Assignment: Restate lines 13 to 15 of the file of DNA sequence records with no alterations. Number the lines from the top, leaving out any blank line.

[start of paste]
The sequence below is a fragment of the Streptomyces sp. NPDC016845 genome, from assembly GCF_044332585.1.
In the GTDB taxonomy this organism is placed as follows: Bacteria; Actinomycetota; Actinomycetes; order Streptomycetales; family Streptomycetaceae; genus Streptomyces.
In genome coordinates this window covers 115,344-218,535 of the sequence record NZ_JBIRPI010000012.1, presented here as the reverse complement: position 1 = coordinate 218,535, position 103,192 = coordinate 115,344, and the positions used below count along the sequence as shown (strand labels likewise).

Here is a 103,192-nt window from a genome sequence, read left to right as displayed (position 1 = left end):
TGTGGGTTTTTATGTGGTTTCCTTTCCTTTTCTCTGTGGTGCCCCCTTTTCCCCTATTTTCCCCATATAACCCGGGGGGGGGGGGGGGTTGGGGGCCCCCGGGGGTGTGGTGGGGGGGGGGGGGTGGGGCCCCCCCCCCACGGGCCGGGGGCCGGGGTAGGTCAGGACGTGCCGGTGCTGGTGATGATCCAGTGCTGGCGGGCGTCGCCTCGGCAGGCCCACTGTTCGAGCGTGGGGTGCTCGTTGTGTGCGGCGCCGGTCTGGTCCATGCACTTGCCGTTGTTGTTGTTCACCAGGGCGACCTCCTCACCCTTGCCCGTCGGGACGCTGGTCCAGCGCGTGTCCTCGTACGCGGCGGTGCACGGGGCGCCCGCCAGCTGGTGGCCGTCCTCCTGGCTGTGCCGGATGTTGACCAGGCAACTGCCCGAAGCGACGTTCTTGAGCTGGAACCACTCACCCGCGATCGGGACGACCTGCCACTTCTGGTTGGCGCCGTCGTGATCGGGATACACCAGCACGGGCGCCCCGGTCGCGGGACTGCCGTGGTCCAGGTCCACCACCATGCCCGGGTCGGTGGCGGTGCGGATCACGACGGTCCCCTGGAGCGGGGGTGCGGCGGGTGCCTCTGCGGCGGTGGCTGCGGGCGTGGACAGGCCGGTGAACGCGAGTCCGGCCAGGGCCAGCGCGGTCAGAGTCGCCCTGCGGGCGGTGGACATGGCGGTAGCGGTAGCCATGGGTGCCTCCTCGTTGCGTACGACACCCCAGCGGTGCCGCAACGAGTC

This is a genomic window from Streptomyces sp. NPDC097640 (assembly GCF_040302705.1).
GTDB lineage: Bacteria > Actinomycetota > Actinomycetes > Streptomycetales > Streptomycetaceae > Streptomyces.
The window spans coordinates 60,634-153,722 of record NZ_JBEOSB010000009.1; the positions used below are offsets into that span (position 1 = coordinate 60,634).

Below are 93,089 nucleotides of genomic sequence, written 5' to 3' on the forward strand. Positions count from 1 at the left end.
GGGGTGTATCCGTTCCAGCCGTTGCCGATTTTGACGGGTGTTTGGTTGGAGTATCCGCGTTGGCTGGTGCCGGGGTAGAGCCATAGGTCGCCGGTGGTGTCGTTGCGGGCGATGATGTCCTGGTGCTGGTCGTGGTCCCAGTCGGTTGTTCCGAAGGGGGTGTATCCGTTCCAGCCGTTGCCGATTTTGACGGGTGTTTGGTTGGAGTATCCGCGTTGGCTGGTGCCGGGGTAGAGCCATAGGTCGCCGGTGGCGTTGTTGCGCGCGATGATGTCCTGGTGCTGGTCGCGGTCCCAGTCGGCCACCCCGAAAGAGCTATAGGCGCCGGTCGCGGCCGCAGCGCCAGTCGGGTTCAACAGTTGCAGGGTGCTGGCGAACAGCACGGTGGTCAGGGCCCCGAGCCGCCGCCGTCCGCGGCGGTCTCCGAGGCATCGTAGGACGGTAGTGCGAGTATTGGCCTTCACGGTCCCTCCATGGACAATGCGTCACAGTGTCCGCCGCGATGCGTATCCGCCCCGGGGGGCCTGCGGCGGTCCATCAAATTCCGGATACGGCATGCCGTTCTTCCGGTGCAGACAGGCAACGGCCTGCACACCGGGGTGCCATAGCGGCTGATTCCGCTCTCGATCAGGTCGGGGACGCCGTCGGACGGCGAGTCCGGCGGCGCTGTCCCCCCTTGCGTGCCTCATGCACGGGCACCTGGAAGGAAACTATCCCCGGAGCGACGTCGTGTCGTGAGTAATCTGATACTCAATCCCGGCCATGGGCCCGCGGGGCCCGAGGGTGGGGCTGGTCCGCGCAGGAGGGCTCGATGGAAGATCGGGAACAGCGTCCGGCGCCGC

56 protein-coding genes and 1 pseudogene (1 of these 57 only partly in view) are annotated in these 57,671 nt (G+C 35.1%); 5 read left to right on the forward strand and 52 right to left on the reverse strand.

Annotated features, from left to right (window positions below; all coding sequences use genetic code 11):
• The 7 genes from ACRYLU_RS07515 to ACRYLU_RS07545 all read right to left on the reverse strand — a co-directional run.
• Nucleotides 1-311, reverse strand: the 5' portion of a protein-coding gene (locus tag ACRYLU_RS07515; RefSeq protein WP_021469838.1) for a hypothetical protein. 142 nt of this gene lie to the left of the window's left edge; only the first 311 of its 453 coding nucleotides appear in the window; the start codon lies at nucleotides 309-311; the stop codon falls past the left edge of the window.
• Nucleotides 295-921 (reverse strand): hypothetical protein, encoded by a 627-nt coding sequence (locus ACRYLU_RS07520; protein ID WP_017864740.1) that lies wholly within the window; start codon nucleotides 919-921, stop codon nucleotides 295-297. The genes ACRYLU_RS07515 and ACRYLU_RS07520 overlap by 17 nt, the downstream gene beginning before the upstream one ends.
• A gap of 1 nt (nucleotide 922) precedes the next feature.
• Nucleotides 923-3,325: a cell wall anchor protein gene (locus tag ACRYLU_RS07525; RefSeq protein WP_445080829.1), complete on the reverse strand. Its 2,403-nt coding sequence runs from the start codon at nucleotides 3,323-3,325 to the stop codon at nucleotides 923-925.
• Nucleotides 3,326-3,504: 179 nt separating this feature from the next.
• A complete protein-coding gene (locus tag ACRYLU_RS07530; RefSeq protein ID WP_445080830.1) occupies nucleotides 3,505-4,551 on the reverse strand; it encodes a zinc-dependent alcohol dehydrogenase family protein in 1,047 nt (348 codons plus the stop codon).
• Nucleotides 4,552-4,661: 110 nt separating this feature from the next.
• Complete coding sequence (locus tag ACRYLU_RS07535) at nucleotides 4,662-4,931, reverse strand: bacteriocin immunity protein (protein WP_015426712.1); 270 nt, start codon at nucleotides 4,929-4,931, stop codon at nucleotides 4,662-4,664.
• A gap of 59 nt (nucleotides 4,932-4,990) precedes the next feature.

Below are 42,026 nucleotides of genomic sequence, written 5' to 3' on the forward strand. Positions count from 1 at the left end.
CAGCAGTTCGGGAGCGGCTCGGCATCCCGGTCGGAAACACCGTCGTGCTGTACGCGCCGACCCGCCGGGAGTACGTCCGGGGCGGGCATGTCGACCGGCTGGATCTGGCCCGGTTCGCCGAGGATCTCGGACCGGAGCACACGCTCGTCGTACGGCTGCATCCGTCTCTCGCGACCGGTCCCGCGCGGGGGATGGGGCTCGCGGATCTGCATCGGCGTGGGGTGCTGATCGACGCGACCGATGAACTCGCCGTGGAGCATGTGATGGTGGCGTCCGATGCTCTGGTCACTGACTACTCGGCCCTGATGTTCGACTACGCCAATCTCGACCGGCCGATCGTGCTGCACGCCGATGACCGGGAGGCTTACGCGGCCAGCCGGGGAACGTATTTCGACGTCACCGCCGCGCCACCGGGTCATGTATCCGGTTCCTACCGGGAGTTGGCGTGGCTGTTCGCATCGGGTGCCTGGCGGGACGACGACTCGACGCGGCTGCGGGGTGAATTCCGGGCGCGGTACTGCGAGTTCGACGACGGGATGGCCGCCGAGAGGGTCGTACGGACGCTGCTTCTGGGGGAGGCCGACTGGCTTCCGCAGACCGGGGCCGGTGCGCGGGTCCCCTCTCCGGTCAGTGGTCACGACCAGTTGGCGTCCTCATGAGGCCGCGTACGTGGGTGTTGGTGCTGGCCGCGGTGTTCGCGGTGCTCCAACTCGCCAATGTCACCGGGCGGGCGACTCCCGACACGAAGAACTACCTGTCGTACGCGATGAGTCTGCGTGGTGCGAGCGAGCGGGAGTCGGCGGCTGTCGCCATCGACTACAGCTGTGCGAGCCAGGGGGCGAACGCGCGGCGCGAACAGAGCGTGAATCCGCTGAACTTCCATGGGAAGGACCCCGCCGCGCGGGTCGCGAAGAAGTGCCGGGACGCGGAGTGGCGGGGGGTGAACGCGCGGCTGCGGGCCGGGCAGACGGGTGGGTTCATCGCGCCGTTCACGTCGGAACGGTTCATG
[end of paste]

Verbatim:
• The 7 genes from ACRYLU_RS07515 to ACRYLU_RS07545 all read right to left on the reverse strand — a co-directional run.
• Nucleotides 1-311, reverse strand: the 5' portion of a protein-coding gene (locus tag ACRYLU_RS07515; RefSeq protein WP_021469838.1) for a hypothetical protein. 142 nt of this gene lie to the left of the window's left edge; only the first 311 of its 453 coding nucleotides appear in the window; the start codon lies at nucleotides 309-311; the stop codon falls past the left edge of the window.
• Nucleotides 295-921 (reverse strand): hypothetical protein, encoded by a 627-nt coding sequence (locus ACRYLU_RS07520; protein ID WP_017864740.1) that lies wholly within the window; start codon nucleotides 919-921, stop codon nucleotides 295-297. The genes ACRYLU_RS07515 and ACRYLU_RS07520 overlap by 17 nt, the downstream gene beginning before the upstream one ends.